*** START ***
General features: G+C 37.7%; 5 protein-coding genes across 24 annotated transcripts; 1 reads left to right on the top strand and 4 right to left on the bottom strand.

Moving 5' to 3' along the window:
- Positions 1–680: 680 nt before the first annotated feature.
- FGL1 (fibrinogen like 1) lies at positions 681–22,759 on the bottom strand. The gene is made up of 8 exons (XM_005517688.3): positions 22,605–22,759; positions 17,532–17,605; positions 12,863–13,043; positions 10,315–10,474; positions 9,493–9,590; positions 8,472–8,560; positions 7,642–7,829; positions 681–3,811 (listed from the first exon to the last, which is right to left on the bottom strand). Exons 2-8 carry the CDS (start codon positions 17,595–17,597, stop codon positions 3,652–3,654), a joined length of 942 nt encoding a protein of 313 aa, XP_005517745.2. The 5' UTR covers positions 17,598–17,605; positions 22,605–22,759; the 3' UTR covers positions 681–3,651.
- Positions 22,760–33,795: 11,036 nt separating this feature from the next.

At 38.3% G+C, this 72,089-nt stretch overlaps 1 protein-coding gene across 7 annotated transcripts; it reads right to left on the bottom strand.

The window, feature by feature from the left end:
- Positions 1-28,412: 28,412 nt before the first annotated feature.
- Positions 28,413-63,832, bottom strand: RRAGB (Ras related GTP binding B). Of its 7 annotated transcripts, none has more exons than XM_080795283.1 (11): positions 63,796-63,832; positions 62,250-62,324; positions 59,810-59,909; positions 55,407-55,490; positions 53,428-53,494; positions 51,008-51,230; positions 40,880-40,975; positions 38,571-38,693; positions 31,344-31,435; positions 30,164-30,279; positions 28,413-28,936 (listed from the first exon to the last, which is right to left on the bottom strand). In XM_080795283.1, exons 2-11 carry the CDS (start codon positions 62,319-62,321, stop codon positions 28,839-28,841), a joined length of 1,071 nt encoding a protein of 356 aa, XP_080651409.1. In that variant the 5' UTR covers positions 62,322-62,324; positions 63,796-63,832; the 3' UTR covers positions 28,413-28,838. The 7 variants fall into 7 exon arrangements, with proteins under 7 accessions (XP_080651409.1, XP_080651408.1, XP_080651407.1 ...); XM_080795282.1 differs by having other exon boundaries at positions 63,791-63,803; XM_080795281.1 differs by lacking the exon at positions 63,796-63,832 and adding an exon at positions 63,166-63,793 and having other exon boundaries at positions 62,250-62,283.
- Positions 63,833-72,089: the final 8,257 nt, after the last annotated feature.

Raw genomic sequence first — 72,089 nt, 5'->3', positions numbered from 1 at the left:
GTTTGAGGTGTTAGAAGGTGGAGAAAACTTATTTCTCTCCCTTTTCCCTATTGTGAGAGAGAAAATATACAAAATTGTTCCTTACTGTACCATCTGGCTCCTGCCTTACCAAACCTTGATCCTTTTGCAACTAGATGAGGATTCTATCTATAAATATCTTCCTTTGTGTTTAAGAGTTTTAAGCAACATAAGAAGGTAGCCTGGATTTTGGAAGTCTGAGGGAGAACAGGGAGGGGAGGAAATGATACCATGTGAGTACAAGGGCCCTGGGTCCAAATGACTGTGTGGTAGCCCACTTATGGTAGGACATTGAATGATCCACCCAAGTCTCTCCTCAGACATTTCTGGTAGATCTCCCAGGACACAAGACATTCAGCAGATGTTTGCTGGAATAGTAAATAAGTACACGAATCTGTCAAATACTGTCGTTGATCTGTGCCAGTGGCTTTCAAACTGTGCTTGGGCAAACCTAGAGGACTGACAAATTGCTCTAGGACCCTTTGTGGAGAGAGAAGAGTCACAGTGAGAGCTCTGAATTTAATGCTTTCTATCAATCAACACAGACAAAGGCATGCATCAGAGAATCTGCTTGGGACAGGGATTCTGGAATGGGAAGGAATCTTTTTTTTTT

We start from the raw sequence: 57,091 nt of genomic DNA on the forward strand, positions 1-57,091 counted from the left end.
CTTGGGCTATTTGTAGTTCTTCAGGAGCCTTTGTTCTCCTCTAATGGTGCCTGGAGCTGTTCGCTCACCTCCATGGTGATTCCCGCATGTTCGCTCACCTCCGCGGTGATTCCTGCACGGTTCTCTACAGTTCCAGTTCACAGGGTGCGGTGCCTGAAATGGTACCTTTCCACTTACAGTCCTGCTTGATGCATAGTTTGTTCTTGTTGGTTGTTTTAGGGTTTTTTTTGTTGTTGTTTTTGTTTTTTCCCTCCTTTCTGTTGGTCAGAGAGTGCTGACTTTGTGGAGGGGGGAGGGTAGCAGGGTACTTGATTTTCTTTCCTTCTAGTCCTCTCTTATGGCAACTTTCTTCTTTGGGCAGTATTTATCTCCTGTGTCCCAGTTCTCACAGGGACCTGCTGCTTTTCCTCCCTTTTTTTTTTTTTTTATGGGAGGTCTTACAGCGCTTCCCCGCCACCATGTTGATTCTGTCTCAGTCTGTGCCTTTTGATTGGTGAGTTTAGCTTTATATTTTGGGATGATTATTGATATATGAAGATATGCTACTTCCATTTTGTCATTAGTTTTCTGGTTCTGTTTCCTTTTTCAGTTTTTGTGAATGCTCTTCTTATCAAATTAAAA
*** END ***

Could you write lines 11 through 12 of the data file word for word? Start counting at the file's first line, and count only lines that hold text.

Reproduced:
Raw genomic sequence first — 72,089 nt, 5'->3', positions numbered from 1 at the left:
GTTTGAGGTGTTAGAAGGTGGAGAAAACTTATTTCTCTCCCTTTTCCCTATTGTGAGAGAGAAAATATACAAAATTGTTCCTTACTGTACCATCTGGCTCCTGCCTTACCAAACCTTGATCCTTTTGCAACTAGATGAGGATTCTATCTATAAATATCTTCCTTTGTGTTTAAGAGTTTTAAGCAACATAAGAAGGTAGCCTGGATTTTGGAAGTCTGAGGGAGAACAGGGAGGGGAGGAAATGATACCATGTGAGTACAAGGGCCCTGGGTCCAAATGACTGTGTGGTAGCCCACTTATGGTAGGACATTGAATGATCCACCCAAGTCTCTCCTCAGACATTTCTGGTAGATCTCCCAGGACACAAGACATTCAGCAGATGTTTGCTGGAATAGTAAATAAGTACACGAATCTGTCAAATACTGTCGTTGATCTGTGCCAGTGGCTTTCAAACTGTGCTTGGGCAAACCTAGAGGACTGACAAATTGCTCTAGGACCCTTTGTGGAGAGAGAAGAGTCACAGTGAGAGCTCTGAATTTAATGCTTTCTATCAATCAACACAGACAAAGGCATGCATCAGAGAATCTGCTTGGGACAGGGATTCTGGAATGGGAAGGAATCTTTTTTTTTT